That China may have, historically, had conflict at it's borders is kind of a no brainer isn't it? Haven't all countries? In the history of foreign military adventure and interventionism, however, China has almost no track record at all. Certainly when compared to the like of the United States they come off particularly well.

The Spratly's are an issue but it's not like China has no conceivable claim to them. So, no surprise there.

China has long supplied arms but that has a strong economic component to it. I'm not claiming that China "only concerns itself with matters that directly affect its own territory..." so don't go there... not my words.

Bottom line: China's government is less interventionist than the the likes of the United States (by a long shot) and promises a more hands off role as a world power. I think it would be reasonable to argue that China is not only no worse than any other major power, they are better than the United States in this regard.

Raised By Republicans said...

Leaving aside the obvious excuse making about Sudan, Burma and N. Korea (won't put buy from Russophiles, won't buy it from Sinophiles either) for the moment. You can't make the argument that China is less interventionist out of some kind of inherent superiority of Chinese culture. It is a ridiculous argument. And it is, like all cultural arguments, fundamentally a racist position.

China has invaded or threatened to invade every country they could deploy troops to. The US has intervened in more instances because we have a navy (and so can reach more countries) and we have been a big power for a lot longer.

China's interventions are getting bigger and more frequent as they get more powerful. And China is developing a stronger navy that will enable them to deploy troops abroad.

I don't have a problem with saying that getting hysterical about China is silly because they aren't behaving any differently than any other major power.

What just makes my jaw drop in disbelief is when an otherwise intelligent person makes a ridiculous prediction about how benevolent Chinese foreign policy is. It's just absurd.

Bert Q. Slushbrow, Sr. said...

"Leaving aside the obvious excuse making about Sudan, Burma and N. Korea" The facts are what they are... call it an excuse but it is the truth.

"You can't make the argument that China is less interventionist out of some kind of inherent superiority of Chinese culture." But I'm not. You are inferring that. I'm making the argument that China is less interventionist because China has intervened less than the U.S. Pretty cut and dried, really.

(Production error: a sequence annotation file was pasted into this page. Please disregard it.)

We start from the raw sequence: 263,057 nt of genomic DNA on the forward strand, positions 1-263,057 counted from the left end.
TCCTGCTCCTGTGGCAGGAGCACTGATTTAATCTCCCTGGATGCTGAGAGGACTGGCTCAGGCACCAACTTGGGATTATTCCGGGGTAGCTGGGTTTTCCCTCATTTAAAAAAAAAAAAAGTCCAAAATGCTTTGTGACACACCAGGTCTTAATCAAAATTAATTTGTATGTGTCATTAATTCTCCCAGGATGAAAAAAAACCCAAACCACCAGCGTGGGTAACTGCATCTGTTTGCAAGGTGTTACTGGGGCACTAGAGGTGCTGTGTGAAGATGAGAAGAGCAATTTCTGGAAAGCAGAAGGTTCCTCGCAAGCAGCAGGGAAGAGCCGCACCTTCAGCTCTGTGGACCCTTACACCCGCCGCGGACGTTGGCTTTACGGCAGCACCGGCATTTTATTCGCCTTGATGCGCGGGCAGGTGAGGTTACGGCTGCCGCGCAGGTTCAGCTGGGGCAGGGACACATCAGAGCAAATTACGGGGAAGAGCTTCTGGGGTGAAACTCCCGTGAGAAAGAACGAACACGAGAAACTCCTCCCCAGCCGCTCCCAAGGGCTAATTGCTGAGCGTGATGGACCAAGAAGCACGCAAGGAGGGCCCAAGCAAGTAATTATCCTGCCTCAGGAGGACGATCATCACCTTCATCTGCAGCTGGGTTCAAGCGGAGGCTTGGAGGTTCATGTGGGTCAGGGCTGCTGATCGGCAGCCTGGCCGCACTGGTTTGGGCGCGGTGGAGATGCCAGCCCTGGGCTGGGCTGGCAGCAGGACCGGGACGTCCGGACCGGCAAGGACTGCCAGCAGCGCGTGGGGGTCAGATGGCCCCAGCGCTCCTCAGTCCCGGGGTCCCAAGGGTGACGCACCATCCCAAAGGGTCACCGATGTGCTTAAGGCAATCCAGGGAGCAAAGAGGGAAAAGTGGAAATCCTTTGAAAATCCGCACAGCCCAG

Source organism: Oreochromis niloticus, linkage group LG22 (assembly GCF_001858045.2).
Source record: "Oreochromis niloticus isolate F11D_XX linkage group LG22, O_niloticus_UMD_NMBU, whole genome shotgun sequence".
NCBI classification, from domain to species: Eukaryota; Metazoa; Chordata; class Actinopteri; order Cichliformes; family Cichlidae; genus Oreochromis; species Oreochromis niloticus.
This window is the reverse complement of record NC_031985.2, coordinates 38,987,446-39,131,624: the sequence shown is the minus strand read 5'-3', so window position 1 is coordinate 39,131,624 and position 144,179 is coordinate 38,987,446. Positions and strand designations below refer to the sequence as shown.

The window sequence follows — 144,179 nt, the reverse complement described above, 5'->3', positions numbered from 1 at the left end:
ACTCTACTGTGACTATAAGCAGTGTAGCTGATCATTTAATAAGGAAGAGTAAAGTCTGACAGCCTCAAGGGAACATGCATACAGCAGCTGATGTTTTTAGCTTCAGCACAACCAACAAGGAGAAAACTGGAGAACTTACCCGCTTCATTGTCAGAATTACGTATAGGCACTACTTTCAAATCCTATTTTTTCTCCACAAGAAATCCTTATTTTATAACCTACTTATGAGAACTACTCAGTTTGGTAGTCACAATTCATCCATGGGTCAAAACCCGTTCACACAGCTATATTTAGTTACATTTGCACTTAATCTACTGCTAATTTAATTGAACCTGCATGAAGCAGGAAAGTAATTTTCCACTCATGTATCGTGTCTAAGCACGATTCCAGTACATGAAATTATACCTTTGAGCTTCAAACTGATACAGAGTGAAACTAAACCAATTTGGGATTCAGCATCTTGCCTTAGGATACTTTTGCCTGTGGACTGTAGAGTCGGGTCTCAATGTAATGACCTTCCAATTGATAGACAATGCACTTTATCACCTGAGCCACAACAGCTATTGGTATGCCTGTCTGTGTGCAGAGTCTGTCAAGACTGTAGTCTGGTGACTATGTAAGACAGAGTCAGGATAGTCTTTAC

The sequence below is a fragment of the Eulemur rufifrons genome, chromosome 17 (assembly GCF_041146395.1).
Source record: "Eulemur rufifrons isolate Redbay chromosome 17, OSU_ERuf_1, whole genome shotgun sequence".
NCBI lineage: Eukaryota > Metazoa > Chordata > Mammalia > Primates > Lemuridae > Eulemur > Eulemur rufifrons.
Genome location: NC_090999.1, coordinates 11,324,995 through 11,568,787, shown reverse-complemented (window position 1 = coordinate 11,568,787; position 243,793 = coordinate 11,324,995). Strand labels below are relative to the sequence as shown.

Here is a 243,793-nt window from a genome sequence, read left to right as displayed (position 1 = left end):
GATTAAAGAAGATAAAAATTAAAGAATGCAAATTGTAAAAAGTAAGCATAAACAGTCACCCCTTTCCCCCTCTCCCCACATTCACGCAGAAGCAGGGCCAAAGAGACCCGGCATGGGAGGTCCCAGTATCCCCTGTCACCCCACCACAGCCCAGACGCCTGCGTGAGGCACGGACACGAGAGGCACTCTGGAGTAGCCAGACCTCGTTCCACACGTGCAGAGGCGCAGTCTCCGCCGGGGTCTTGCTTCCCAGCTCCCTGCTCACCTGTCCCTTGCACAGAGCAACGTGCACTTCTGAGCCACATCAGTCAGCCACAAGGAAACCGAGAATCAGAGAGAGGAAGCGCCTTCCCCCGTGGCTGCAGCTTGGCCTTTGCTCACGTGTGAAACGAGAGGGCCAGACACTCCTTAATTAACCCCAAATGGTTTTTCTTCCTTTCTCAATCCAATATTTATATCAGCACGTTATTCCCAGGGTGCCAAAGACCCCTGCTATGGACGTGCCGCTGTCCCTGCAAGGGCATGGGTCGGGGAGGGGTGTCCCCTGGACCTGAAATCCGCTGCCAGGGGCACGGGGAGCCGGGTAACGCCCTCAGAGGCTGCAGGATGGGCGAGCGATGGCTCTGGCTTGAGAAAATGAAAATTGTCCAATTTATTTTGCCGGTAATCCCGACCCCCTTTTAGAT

"... ridiculous prediction about how benevolent Chinese foreign policy is" Again, I said nothing of the sort. Benevolence has nothing to do with it.

Read what I wrote and take it at face value. I'm not making the rather extreme claims you are assigning to me. You are creating a classic straw man fallacy here and that isn't a good way to argue your point.

Raised By Republicans said...

You're excusing interventions or support for some pretty nasty regimes by China that you would condemn if any other government did it. That's why I'm trying to call you out on it. You're showing a pro-China bias that departs from your usual principals.

I took your statements "Historically China has been less about forceful foreign intervention than most other countries and with the exception of some small border areas near India, Vietnam and Mongolia/Russia and some small island claims their borders are well established. I don't see them creating military trouble in the region. Certainly they are nothing like the potential threat posed by Russia." and "...promises a more hands off role as a world power." to indicate that there is something inherent in the nature of China that leads to this. If I mistakenly assumed you were implying that Chinese culture is that special mechanism that prevents interventionist foreign policy, please explain what you do think the mechanism is.

The Law Talking Guy said...

I wonder how China would behave if its empire were suddenly gone (as Russia is suddenly facing). If Tibet, Hong Kong, Macao, Formosa (Taiwan) were suddenly independent, and it faced separatism in Sinkiang. Oh, wait... We know how they behaved. Crunched down on Tibet, demanded the return of the seaports, and threaten Taiwan constantly. China has also fought wars with Vietnam, India, and squared off against China, invaded S. Korea, meddled in Laos, supports a nasty regime in Burma. I don't think China is being too nice to its neighbors. It just happens to have already absorbed more of its neighbors than some. When China gets more powerful, it will challenge US naval power in the Pacific. It will take Taiwan one way or another. It will even menace Russia and start talking about defending the Manchurian-related peoples in Siberia. Just you watch.

Bert Q. Slushbrow, Sr. said...

"... please explain what you do think the mechanism is." Well that is the $64,000 question. I'm not entirely sure what the reason is but I do know what the facts are and the facts are as I stated them.

Bert Q. Slushbrow, Sr. said...

LTG, your question is presumptuous. To couch what you say in nearly identical terms lets try applying it to the United States: I wonder how the U.S. would behave if its empire were suddenly gone. If Hawaii, Texas, Alaska were suddenly independent, and it faced separatism in Native American areas. etc., etc. Can you imagine how Americans would laugh derisively if such a question were posed by a Chinese?

1. Tibet is part of China.